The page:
Kramer’s well-researched critique on Christian Science makes her arguments easier to understand than most critics. She grasps the fundamental teachings and history of the religion well, but she left it for doctrinal reasons. Most of Perfect Peril describes her emotional and intellectual struggles with doctrinal issues. Following a crisis of faith, she concluded that Christian Science is a dangerous mind control.View Annotation
Resources Discussing Bliss Knapp
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Singelenberg, a social anthropologist, argued that Rodney Stark’s then-recent analysis of the ‘rise and fall’ of Christian Science overlooked two important issues that may have had a bearing on his conclusions: the Knapp Controversy, and rapid loss of financial stability due to an ambitious attempt to build a media empire.View Annotation
Gill, a feminist historian and biographer, offers a fresh view of Mary Baker Eddy’s achievements in the light of obstacles faced by women in her time. Without access to Church archives Gill relied on Peel’s archival research. Gill’s unique contribution challenges the traditional biographers’ view of Eddy as a hysterical invalid who abandoned her son and stole her ideas.View Annotation
Gottschalk explains for the general public the internal Church controversy over the publication of Knapp’s book “The Destiny of The Mother Church.” According to Gottschalk, a respected scholar and consultant for The Church of Christ, Scientist, the book makes blasphemous claims contrary to Mary Baker Eddy’s teachings. It identifies Eddy as counterpart to and equivalent of Jesus Christ.View Annotation
Volume three of Peel’s trilogy covers the final chapters of Mary Baker Eddy’s life—1892-1910—a time when Eddy struggles to balance her movement’s need for organization and preservation with its life-giving inspiration and revelation. As productive as these final decades were, Eddy’s life would continue to be plagued by personal attacks and legal suits that ultimately collapsed.View Annotation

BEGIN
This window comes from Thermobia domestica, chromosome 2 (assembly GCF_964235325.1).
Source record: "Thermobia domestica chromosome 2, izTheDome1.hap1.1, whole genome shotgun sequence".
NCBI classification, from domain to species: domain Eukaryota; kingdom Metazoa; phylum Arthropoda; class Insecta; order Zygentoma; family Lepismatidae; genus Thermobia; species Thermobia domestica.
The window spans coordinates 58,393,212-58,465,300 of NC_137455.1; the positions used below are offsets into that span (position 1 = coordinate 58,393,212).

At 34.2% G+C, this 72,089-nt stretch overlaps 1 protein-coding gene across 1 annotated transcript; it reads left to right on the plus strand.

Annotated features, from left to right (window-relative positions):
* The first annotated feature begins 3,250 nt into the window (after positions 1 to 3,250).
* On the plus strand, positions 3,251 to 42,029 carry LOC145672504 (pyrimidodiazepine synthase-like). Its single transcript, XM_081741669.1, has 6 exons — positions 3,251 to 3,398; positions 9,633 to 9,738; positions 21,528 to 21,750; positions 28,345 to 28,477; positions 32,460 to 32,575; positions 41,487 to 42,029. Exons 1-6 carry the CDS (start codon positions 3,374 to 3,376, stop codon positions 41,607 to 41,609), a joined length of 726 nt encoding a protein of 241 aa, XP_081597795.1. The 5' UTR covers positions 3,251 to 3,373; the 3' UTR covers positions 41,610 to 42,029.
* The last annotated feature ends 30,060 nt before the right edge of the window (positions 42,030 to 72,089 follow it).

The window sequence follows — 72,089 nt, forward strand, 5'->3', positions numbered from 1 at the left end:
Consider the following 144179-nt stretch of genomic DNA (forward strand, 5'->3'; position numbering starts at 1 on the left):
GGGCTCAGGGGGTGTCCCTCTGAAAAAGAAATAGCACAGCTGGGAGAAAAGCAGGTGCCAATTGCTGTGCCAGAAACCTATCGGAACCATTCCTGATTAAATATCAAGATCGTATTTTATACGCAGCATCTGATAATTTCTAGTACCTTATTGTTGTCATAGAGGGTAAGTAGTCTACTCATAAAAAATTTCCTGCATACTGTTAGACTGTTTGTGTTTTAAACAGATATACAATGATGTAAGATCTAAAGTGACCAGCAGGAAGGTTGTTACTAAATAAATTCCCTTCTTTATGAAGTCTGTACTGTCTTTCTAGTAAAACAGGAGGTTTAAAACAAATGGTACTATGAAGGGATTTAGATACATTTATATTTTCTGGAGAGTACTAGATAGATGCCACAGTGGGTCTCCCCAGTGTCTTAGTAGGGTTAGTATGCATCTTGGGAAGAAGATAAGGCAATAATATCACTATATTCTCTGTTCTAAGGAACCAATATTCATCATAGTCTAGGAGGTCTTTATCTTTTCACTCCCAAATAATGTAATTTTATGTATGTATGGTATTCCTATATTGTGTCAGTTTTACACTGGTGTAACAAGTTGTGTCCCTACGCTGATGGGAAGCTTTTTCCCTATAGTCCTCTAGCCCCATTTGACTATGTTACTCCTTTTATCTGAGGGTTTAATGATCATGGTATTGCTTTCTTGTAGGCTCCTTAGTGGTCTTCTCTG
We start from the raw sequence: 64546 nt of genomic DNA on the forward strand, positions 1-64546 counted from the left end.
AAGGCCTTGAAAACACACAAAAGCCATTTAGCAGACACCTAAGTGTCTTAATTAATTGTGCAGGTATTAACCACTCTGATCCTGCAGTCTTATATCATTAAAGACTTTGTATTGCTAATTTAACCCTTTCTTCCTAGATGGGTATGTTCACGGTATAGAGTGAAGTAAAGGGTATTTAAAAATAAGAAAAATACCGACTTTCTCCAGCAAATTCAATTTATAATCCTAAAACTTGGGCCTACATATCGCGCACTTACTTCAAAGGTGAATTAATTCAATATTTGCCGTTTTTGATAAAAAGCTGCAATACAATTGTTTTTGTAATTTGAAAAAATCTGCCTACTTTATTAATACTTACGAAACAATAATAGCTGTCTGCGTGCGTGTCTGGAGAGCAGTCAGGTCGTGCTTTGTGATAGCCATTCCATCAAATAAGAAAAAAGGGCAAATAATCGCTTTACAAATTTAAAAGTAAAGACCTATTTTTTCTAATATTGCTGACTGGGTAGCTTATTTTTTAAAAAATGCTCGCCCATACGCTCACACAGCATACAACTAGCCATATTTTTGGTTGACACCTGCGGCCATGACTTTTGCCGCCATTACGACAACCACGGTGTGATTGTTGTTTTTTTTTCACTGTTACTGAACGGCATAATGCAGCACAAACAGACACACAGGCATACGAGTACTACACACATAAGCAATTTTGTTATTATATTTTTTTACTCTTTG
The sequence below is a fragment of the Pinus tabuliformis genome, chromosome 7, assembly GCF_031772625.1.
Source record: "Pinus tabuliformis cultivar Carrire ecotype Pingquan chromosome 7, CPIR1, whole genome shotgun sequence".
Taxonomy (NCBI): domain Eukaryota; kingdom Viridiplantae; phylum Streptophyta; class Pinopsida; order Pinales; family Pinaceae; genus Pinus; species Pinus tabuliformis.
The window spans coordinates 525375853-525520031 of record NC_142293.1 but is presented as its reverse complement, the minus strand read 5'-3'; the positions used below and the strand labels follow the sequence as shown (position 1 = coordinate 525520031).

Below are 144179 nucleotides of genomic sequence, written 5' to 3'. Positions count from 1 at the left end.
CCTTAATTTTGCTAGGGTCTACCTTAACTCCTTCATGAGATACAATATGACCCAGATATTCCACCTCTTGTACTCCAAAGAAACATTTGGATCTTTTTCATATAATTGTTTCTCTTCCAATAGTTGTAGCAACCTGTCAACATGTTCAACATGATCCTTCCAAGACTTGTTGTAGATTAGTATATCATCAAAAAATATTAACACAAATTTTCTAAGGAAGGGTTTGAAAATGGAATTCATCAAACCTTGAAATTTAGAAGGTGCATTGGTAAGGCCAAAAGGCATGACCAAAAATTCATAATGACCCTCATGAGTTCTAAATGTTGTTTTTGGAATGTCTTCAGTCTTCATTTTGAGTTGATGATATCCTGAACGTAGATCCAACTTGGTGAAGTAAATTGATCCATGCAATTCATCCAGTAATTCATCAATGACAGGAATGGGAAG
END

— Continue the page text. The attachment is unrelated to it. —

Houpt’s book contains valuable primary sources for the history of Christian Science in the decades before and after Mary Baker Eddy’s death in 1910. It covers the life and career of Bliss Knapp, who devoted his life to serving Eddy and her cause. He is best known as the leading proponent of Eddy’s prophetic role as the woman in the Apocalypse.View Annotation
The mere publication of Knapp’s 1947 book by the Christian Science Church in 1991 caused great internal Church controversy. But from a distance of 30 years, researchers can study the meaning and role of prophecy in the early development of Christian Science. Knapp’s argument stems from his creative biblical justification of Eddy as the Woman of the Apocalypse.View Annotation